Still worthy of art

While super skinny may be the name of the catwalk game, we must remember that standards of beauty are as varied as a piece of string is long – or in other words, pretty meaningless. Remember the irrelevant imperfections the Plastics moaned about in Mean Girls? ‘My hairline is so weird!‘, ‘My pores are huge!‘, ‘My nail beds suck!‘ Whatever your grievance with your poor bod, here are some old masterworks to convince you that, despite your imperfections, you’re beautiful enough to be depicted in art.

Paleolithic figurine known as Venus of Willendorf, c.28,000-23,000 BC

Bit overweight? Saggy breasts? –> Still worthy of art.

Jean Fouquet, c.1452

Losing your hair? Widely spaced and disproportionate breasts? Wardrobe malfunction? Ghostly white skin? –> Still worthy of art.

from an illuminated French translation of Augustine’s City of God, c.1475

Pot belly? –> Still worthy of art.

Holbein, Jane Seymour, 1536

No visible sign that you possess breasts? –> Still worthy of art.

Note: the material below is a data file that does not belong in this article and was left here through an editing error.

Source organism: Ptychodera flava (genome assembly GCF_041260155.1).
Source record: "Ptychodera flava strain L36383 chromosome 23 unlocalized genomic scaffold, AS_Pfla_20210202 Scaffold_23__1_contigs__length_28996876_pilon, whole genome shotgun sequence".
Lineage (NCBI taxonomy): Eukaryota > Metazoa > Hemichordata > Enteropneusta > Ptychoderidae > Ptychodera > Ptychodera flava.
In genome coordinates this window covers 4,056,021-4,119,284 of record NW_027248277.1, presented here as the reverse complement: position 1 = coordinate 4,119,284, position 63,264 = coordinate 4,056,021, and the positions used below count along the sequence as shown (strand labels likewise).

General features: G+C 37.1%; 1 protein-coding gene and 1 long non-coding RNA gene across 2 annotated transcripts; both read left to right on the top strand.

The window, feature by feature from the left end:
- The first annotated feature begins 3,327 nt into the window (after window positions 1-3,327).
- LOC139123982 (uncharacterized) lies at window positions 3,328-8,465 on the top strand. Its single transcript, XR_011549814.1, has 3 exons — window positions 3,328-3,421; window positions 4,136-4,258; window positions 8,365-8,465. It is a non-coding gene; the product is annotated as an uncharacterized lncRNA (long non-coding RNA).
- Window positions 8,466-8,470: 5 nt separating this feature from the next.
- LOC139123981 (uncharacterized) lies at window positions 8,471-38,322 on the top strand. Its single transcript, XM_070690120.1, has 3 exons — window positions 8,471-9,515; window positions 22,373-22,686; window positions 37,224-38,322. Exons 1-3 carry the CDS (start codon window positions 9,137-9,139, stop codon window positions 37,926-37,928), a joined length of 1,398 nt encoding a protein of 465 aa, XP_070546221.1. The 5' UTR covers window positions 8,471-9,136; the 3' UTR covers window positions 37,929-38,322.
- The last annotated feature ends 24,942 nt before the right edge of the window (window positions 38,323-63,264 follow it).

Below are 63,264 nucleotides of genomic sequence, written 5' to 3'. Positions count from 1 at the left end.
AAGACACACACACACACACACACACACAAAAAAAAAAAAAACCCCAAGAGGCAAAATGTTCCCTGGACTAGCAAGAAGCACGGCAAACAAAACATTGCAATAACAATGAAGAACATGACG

elizabeth 1.jpg
‘Darnley portrait’ of Queen Elizabeth I, unknown artist, c.1575

Bridged nose? Very wide shoulders? –> Still worthy of art.

Sandro Botticelli, 1480s

Small breasts? Round tummy? –> Still worthy of art.

Artemisia Gentileschi (self-portrait), 1618

Very thick neck and shoulders? –> Still worthy of art.

Vermeer, c.1665

No apparent hair or eyebrows? –> Still worthy of art.

Bouguereau, 1873

Chubby tum? Bumpy flesh? Thick hips? –> Still worthy of art.

Franz Xaver Winterhalter, Queen Victoria, 1842

Big bum? –> Still worthy of art.

Cézanne, late 1800s

No waist? –> Still worthy of art.

frida kahlo
Frida Kahlo (self-portrait), 1940

Monobrow? Assorted facial hair? –> You know the drill.

So there you go: any or all of us are still worthy of art – and love and respect and stuff.


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